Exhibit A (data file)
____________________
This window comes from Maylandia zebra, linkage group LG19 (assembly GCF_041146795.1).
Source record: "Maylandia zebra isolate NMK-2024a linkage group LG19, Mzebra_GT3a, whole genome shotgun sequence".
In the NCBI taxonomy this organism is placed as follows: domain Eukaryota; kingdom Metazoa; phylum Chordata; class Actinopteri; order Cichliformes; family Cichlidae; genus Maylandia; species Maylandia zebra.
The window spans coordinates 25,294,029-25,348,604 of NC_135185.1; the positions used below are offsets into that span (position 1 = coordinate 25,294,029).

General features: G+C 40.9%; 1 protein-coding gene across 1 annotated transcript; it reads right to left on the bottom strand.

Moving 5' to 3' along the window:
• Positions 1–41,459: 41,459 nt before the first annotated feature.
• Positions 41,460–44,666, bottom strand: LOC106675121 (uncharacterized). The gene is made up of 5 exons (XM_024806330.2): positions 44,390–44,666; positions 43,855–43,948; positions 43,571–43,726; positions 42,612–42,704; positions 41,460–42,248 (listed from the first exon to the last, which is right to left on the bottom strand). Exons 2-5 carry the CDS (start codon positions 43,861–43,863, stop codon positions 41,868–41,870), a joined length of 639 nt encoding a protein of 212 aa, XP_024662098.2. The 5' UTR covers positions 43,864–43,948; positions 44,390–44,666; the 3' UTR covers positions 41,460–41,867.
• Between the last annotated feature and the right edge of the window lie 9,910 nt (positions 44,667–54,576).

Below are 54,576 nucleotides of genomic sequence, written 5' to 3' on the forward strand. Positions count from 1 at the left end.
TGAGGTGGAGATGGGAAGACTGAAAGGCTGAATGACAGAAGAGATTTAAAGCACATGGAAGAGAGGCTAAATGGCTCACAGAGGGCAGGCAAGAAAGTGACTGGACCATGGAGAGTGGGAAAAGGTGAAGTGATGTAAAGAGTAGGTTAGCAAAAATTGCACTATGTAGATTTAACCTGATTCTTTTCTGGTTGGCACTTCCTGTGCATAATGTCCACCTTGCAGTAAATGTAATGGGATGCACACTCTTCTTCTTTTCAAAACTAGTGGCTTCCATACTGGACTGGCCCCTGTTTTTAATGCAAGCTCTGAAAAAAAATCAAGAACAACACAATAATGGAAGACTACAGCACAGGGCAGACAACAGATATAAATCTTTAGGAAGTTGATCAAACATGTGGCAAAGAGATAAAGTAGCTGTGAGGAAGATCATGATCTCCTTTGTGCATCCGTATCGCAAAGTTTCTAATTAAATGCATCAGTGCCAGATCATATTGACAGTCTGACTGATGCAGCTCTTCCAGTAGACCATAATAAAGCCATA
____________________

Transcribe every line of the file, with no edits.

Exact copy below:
This window comes from Maylandia zebra, linkage group LG19 (assembly GCF_041146795.1).
Source record: "Maylandia zebra isolate NMK-2024a linkage group LG19, Mzebra_GT3a, whole genome shotgun sequence".
In the NCBI taxonomy this organism is placed as follows: domain Eukaryota; kingdom Metazoa; phylum Chordata; class Actinopteri; order Cichliformes; family Cichlidae; genus Maylandia; species Maylandia zebra.
The window spans coordinates 25,294,029-25,348,604 of NC_135185.1; the positions used below are offsets into that span (position 1 = coordinate 25,294,029).

General features: G+C 40.9%; 1 protein-coding gene across 1 annotated transcript; it reads right to left on the bottom strand.

Moving 5' to 3' along the window:
• Positions 1–41,459: 41,459 nt before the first annotated feature.
• Positions 41,460–44,666, bottom strand: LOC106675121 (uncharacterized). The gene is made up of 5 exons (XM_024806330.2): positions 44,390–44,666; positions 43,855–43,948; positions 43,571–43,726; positions 42,612–42,704; positions 41,460–42,248 (listed from the first exon to the last, which is right to left on the bottom strand). Exons 2-5 carry the CDS (start codon positions 43,861–43,863, stop codon positions 41,868–41,870), a joined length of 639 nt encoding a protein of 212 aa, XP_024662098.2. The 5' UTR covers positions 43,864–43,948; positions 44,390–44,666; the 3' UTR covers positions 41,460–41,867.
• Between the last annotated feature and the right edge of the window lie 9,910 nt (positions 44,667–54,576).

Below are 54,576 nucleotides of genomic sequence, written 5' to 3' on the forward strand. Positions count from 1 at the left end.
TGAGGTGGAGATGGGAAGACTGAAAGGCTGAATGACAGAAGAGATTTAAAGCACATGGAAGAGAGGCTAAATGGCTCACAGAGGGCAGGCAAGAAAGTGACTGGACCATGGAGAGTGGGAAAAGGTGAAGTGATGTAAAGAGTAGGTTAGCAAAAATTGCACTATGTAGATTTAACCTGATTCTTTTCTGGTTGGCACTTCCTGTGCATAATGTCCACCTTGCAGTAAATGTAATGGGATGCACACTCTTCTTCTTTTCAAAACTAGTGGCTTCCATACTGGACTGGCCCCTGTTTTTAATGCAAGCTCTGAAAAAAAATCAAGAACAACACAATAATGGAAGACTACAGCACAGGGCAGACAACAGATATAAATCTTTAGGAAGTTGATCAAACATGTGGCAAAGAGATAAAGTAGCTGTGAGGAAGATCATGATCTCCTTTGTGCATCCGTATCGCAAAGTTTCTAATTAAATGCATCAGTGCCAGATCATATTGACAGTCTGACTGATGCAGCTCTTCCAGTAGACCATAATAAAGCCATA